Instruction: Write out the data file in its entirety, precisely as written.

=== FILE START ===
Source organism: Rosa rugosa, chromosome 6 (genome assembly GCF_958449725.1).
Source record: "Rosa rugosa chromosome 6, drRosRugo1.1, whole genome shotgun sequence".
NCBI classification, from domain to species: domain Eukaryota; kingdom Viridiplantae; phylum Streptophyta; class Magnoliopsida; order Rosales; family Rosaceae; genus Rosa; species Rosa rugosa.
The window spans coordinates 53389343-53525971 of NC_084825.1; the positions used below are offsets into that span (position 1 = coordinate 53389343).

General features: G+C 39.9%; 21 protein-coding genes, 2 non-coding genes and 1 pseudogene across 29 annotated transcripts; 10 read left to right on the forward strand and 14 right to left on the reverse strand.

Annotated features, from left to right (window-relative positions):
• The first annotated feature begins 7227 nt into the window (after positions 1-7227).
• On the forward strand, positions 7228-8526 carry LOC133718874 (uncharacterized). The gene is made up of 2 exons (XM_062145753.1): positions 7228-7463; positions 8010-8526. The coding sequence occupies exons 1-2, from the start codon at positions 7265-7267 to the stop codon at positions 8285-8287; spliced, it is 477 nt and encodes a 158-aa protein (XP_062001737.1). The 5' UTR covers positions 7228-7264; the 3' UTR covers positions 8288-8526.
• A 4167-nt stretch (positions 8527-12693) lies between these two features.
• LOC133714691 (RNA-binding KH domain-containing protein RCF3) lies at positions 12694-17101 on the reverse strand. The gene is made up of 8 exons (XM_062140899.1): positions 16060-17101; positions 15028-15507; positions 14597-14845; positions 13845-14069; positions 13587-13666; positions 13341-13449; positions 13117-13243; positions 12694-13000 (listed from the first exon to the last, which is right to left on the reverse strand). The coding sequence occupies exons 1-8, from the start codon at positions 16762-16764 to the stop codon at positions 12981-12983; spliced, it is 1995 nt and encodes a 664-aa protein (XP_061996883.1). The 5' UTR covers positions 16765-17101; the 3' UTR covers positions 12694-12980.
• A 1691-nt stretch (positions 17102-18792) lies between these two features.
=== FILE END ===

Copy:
Source organism: Rosa rugosa, chromosome 6 (genome assembly GCF_958449725.1).
Source record: "Rosa rugosa chromosome 6, drRosRugo1.1, whole genome shotgun sequence".
NCBI classification, from domain to species: domain Eukaryota; kingdom Viridiplantae; phylum Streptophyta; class Magnoliopsida; order Rosales; family Rosaceae; genus Rosa; species Rosa rugosa.
The window spans coordinates 53389343-53525971 of NC_084825.1; the positions used below are offsets into that span (position 1 = coordinate 53389343).

General features: G+C 39.9%; 21 protein-coding genes, 2 non-coding genes and 1 pseudogene across 29 annotated transcripts; 10 read left to right on the forward strand and 14 right to left on the reverse strand.

Annotated features, from left to right (window-relative positions):
• The first annotated feature begins 7227 nt into the window (after positions 1-7227).
• On the forward strand, positions 7228-8526 carry LOC133718874 (uncharacterized). The gene is made up of 2 exons (XM_062145753.1): positions 7228-7463; positions 8010-8526. The coding sequence occupies exons 1-2, from the start codon at positions 7265-7267 to the stop codon at positions 8285-8287; spliced, it is 477 nt and encodes a 158-aa protein (XP_062001737.1). The 5' UTR covers positions 7228-7264; the 3' UTR covers positions 8288-8526.
• A 4167-nt stretch (positions 8527-12693) lies between these two features.
• LOC133714691 (RNA-binding KH domain-containing protein RCF3) lies at positions 12694-17101 on the reverse strand. The gene is made up of 8 exons (XM_062140899.1): positions 16060-17101; positions 15028-15507; positions 14597-14845; positions 13845-14069; positions 13587-13666; positions 13341-13449; positions 13117-13243; positions 12694-13000 (listed from the first exon to the last, which is right to left on the reverse strand). The coding sequence occupies exons 1-8, from the start codon at positions 16762-16764 to the stop codon at positions 12981-12983; spliced, it is 1995 nt and encodes a 664-aa protein (XP_061996883.1). The 5' UTR covers positions 16765-17101; the 3' UTR covers positions 12694-12980.
• A 1691-nt stretch (positions 17102-18792) lies between these two features.